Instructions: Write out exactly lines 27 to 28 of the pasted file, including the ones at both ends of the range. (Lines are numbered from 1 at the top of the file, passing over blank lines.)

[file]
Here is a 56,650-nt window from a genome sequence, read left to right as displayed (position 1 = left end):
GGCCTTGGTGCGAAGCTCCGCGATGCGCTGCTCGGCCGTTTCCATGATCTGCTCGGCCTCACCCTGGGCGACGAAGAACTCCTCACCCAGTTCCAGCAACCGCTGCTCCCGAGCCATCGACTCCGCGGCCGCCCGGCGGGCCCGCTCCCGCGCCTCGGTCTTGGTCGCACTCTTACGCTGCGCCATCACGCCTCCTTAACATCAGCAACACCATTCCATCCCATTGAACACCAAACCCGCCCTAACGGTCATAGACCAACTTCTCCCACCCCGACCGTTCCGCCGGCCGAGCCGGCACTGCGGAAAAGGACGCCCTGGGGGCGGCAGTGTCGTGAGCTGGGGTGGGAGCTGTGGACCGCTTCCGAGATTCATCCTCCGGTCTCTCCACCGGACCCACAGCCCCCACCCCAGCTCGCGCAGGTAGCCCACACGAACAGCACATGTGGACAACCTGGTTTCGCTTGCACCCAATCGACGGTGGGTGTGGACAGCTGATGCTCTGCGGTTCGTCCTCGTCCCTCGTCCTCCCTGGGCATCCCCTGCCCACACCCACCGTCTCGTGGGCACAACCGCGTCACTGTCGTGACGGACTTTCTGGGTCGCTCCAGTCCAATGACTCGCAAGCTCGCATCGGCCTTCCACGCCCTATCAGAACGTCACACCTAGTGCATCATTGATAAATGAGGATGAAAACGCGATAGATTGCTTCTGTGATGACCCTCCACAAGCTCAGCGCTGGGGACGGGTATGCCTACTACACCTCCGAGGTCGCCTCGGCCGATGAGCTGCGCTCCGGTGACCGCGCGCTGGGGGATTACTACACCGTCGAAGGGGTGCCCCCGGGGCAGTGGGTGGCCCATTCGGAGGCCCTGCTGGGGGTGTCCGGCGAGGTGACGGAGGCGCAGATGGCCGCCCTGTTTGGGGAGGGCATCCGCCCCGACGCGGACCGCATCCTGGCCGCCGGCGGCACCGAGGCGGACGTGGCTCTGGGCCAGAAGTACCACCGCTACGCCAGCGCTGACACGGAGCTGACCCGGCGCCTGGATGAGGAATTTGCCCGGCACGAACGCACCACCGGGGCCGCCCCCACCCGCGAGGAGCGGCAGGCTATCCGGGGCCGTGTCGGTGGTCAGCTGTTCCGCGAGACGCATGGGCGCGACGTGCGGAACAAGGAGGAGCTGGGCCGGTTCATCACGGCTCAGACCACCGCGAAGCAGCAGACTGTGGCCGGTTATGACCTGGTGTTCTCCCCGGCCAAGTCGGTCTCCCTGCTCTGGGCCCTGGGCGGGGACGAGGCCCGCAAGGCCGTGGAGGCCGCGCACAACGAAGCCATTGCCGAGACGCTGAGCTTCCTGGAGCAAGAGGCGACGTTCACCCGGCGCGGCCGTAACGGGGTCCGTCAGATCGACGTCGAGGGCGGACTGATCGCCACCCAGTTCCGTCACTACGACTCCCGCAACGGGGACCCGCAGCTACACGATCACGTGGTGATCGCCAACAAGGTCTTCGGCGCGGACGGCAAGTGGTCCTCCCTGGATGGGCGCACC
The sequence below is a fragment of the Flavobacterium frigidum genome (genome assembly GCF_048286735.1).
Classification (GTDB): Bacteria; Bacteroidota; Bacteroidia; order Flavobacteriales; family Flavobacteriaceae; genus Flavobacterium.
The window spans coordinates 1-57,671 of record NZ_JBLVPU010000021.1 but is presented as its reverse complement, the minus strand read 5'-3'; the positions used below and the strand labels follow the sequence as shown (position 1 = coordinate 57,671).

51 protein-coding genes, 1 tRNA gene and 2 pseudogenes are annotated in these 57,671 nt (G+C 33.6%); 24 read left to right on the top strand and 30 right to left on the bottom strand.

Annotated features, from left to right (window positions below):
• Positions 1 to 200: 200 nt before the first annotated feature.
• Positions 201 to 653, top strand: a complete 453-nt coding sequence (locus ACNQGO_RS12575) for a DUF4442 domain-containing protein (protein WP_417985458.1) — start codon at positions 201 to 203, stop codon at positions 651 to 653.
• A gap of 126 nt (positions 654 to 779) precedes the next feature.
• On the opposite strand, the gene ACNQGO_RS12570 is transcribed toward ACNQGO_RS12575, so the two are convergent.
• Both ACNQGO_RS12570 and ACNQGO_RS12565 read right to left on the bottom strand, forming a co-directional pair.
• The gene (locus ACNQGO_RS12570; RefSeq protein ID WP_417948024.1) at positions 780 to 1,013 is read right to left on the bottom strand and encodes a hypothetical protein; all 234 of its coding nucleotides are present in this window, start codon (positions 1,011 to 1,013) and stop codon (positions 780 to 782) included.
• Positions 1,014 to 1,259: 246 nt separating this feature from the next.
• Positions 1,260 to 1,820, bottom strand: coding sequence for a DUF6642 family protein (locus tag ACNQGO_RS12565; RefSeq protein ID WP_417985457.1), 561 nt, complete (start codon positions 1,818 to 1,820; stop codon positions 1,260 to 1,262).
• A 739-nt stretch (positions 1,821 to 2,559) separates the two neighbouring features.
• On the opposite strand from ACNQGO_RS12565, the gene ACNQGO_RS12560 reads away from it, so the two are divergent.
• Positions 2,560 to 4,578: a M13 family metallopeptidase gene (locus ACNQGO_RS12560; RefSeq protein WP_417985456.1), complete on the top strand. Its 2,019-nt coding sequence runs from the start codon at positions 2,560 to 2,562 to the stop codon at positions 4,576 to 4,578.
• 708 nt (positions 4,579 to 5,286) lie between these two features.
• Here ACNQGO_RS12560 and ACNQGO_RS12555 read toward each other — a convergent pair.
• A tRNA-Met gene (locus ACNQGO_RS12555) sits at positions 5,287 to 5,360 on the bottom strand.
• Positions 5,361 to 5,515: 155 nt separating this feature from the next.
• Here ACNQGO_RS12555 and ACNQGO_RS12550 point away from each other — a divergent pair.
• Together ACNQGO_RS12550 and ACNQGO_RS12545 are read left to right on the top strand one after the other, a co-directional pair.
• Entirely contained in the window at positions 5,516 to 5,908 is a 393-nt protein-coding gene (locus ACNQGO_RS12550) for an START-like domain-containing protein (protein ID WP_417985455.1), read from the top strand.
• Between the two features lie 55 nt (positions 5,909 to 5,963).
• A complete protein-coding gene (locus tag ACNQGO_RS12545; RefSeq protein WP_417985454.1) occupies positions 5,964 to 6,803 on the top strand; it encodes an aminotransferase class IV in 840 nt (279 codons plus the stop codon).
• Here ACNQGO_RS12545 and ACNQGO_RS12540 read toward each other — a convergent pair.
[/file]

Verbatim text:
• A complete protein-coding gene (locus tag ACNQGO_RS12545; RefSeq protein WP_417985454.1) occupies positions 5,964 to 6,803 on the top strand; it encodes an aminotransferase class IV in 840 nt (279 codons plus the stop codon).
• Here ACNQGO_RS12545 and ACNQGO_RS12540 read toward each other — a convergent pair.